We then traveled to Tzaneen by way of Blyde River Canyon. We once again stopped at God’s Window, Bourke’s Luck Potholes and the Three Rondevals. Near Tzaneen we stopped and took a picture of a Baobab Tree. These trees are
magnificent and very few are found below the Tropic of Capricorn. We arrived in Tzaneen in time to have dinner
with the two missionaries that serve there.
August 6 – August 12
Sunday morning we attended Church in the Tzaneen
Branch. The meeting was conducted by the
missionaries serving in Tzaneen. There were only three members in attendance other than missionaries. There were eight missionaries in attendance: Sister Bowden and me, the Assistants, the assigned missionaries and the Haymonds, a senior couple visiting from
Following Sacrament Meeting, which was the only meeting held, we
traveled about 30 kilometers and attended Sacrament Meeting in the Lenyenye Branch.
This was a much larger branch with about 60 in attendance. We enjoyed the service there. Following the meeting we drove back to Johannesburg, arriving in
the late evening. We passed some beautiful and interesting scenery on the way back.
On the 9th, we had one missionary going home
off-transfer so he could start the fall semester at BYU. We took Elder Lambson to the airport and said
goodbye. The next day we learned that he
had landed in London
in the midst of the terrorist scare. His
flight to Washington D.C.
was cancelled and he spent 13 hours in lines trying to get a flight to the U.S. Finally, he was able to catch a flight to New York City.
On the 11th, we received a call from Sister Cornilles, who serves in the Mission Office with her
husband. They had been on a game drive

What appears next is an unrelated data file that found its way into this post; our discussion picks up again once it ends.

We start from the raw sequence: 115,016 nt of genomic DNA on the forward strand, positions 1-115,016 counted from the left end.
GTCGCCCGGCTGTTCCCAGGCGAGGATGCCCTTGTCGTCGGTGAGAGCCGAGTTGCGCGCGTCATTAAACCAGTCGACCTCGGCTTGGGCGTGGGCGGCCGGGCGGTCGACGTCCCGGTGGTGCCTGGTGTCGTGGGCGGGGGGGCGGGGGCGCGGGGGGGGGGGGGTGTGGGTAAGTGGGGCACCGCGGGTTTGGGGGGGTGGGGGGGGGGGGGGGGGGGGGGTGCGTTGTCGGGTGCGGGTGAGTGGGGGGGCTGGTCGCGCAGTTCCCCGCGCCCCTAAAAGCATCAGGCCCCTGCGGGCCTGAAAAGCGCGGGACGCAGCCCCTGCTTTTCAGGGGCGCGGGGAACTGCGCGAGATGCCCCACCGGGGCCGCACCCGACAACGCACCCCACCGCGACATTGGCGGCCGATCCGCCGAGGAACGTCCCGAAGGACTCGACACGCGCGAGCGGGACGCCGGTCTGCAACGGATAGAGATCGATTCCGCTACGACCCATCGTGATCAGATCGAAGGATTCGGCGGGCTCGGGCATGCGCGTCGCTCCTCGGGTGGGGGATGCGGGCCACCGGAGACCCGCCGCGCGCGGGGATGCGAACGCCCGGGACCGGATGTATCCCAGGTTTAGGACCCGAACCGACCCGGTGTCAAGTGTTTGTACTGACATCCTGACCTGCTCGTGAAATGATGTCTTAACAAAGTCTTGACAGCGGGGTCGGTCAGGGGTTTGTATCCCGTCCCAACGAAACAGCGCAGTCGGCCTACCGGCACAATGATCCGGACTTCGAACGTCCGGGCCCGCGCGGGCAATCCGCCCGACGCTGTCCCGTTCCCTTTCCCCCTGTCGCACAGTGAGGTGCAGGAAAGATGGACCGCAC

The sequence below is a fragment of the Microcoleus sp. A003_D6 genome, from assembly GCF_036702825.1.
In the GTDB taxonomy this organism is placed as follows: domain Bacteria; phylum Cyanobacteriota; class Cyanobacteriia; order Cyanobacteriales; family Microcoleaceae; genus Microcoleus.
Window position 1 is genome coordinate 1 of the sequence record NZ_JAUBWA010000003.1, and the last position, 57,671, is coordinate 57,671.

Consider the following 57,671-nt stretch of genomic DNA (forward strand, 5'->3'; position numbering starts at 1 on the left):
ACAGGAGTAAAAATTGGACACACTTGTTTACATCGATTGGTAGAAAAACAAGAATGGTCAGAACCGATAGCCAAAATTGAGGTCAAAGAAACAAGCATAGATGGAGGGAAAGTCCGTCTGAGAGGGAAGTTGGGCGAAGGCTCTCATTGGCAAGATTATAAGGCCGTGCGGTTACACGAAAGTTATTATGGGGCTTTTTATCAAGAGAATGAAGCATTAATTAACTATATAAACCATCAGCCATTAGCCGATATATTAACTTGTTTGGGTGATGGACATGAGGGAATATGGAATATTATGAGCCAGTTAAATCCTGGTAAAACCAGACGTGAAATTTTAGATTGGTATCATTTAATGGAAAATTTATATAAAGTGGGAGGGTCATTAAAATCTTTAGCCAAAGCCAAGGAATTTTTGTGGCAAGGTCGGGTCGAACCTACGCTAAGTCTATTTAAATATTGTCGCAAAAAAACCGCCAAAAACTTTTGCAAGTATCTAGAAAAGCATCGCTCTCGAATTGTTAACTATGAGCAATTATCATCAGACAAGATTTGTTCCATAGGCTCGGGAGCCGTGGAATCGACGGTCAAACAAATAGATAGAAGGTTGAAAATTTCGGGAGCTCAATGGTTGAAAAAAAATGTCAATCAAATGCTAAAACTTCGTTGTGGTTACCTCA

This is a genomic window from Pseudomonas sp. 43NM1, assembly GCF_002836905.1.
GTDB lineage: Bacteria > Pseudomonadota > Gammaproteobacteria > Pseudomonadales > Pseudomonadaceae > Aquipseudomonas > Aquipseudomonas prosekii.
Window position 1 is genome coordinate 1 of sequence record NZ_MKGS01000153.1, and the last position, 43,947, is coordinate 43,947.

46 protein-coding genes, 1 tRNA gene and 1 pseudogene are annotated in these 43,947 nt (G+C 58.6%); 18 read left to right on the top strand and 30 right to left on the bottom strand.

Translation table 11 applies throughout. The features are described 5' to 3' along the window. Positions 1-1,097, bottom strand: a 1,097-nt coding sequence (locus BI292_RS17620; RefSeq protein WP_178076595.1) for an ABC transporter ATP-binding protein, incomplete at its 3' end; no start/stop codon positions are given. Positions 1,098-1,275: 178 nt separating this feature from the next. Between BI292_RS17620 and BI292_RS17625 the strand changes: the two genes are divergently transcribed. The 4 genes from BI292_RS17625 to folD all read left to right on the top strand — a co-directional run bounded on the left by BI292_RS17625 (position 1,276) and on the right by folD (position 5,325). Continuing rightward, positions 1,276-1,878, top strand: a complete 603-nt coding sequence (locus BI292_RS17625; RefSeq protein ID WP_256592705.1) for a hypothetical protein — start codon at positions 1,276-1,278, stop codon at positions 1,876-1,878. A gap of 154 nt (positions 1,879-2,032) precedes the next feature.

in Pilanesburg when Elder Cornilles
had a heart attack. They had moved him
from Pilanesburg to Rustenburg but determined he needed
to be flown to Johannesburg. I helped arrange for air evacuation by
helicopter. Then the helicopter had
mechanical problems and he was brought to Johannesburg
by ambulance. Once in a Johannesburg hospital, he had angioplasty and
insertion of a stent.
On the 12th, we attended the Saturday Evening
Adult Session of the Soweto Stake Conference, where I was one of the speakers.
August 13 – August 19
On Sunday, we attended the Sunday Session of Stake
Conference. It was of the new variety
that is broadcast from Salt Lake City. We enjoyed it very much as it was focused on South Africa
and its needs. One of the speakers was Elder Steven Snow, who was our Area
President when we first arrived.
President Monson was the concluding speaker.
On Monday, we began our Mission Tour with Elder Christoffel Golden, Jr., the Africa Southeast Area President and a member of the First Quorum of Seventy. We arrived Monday evening in Bloemfontein and had dinner with President
and Sister Means. On Tuesday, we held the Bloemfontein Zone Conference. We
followed with the conference for the
and Soweto Zones on Thursday and the Bedfordview, Benoni and Pretoria Zones on Friday. Saturday we recuperated.
August 20 – August 28